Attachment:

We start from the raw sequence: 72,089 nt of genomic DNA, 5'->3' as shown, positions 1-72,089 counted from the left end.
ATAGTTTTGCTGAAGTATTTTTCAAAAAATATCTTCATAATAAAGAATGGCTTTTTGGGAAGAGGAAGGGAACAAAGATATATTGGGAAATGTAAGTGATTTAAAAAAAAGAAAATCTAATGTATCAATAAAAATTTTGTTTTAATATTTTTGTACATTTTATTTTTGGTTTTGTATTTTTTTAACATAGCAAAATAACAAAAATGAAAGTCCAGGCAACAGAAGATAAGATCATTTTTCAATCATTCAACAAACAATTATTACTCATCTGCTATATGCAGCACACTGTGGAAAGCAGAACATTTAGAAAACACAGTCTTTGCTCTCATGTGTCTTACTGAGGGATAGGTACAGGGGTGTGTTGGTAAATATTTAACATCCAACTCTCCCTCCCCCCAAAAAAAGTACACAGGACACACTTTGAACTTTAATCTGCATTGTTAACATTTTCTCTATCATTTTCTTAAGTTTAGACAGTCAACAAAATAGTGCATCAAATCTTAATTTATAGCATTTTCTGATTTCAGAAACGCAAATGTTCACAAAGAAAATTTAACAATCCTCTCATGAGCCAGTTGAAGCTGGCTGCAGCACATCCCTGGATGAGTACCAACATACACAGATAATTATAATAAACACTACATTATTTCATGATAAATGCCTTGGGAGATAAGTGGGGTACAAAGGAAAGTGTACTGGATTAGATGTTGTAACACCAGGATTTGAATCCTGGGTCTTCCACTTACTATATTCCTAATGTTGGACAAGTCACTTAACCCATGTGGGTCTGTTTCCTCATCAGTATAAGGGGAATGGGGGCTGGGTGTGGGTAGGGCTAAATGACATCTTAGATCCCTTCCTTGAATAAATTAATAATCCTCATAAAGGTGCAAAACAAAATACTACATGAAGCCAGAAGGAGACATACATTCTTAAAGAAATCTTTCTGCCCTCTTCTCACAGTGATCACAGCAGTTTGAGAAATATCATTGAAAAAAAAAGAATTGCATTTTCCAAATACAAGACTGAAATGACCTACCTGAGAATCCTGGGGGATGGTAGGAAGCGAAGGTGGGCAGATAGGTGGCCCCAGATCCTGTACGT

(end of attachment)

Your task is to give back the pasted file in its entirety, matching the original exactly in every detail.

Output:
We start from the raw sequence: 72,089 nt of genomic DNA, 5'->3' as shown, positions 1-72,089 counted from the left end.
ATAGTTTTGCTGAAGTATTTTTCAAAAAATATCTTCATAATAAAGAATGGCTTTTTGGGAAGAGGAAGGGAACAAAGATATATTGGGAAATGTAAGTGATTTAAAAAAAAGAAAATCTAATGTATCAATAAAAATTTTGTTTTAATATTTTTGTACATTTTATTTTTGGTTTTGTATTTTTTTAACATAGCAAAATAACAAAAATGAAAGTCCAGGCAACAGAAGATAAGATCATTTTTCAATCATTCAACAAACAATTATTACTCATCTGCTATATGCAGCACACTGTGGAAAGCAGAACATTTAGAAAACACAGTCTTTGCTCTCATGTGTCTTACTGAGGGATAGGTACAGGGGTGTGTTGGTAAATATTTAACATCCAACTCTCCCTCCCCCCAAAAAAAGTACACAGGACACACTTTGAACTTTAATCTGCATTGTTAACATTTTCTCTATCATTTTCTTAAGTTTAGACAGTCAACAAAATAGTGCATCAAATCTTAATTTATAGCATTTTCTGATTTCAGAAACGCAAATGTTCACAAAGAAAATTTAACAATCCTCTCATGAGCCAGTTGAAGCTGGCTGCAGCACATCCCTGGATGAGTACCAACATACACAGATAATTATAATAAACACTACATTATTTCATGATAAATGCCTTGGGAGATAAGTGGGGTACAAAGGAAAGTGTACTGGATTAGATGTTGTAACACCAGGATTTGAATCCTGGGTCTTCCACTTACTATATTCCTAATGTTGGACAAGTCACTTAACCCATGTGGGTCTGTTTCCTCATCAGTATAAGGGGAATGGGGGCTGGGTGTGGGTAGGGCTAAATGACATCTTAGATCCCTTCCTTGAATAAATTAATAATCCTCATAAAGGTGCAAAACAAAATACTACATGAAGCCAGAAGGAGACATACATTCTTAAAGAAATCTTTCTGCCCTCTTCTCACAGTGATCACAGCAGTTTGAGAAATATCATTGAAAAAAAAAGAATTGCATTTTCCAAATACAAGACTGAAATGACCTACCTGAGAATCCTGGGGGATGGTAGGAAGCGAAGGTGGGCAGATAGGTGGCCCCAGATCCTGTACGT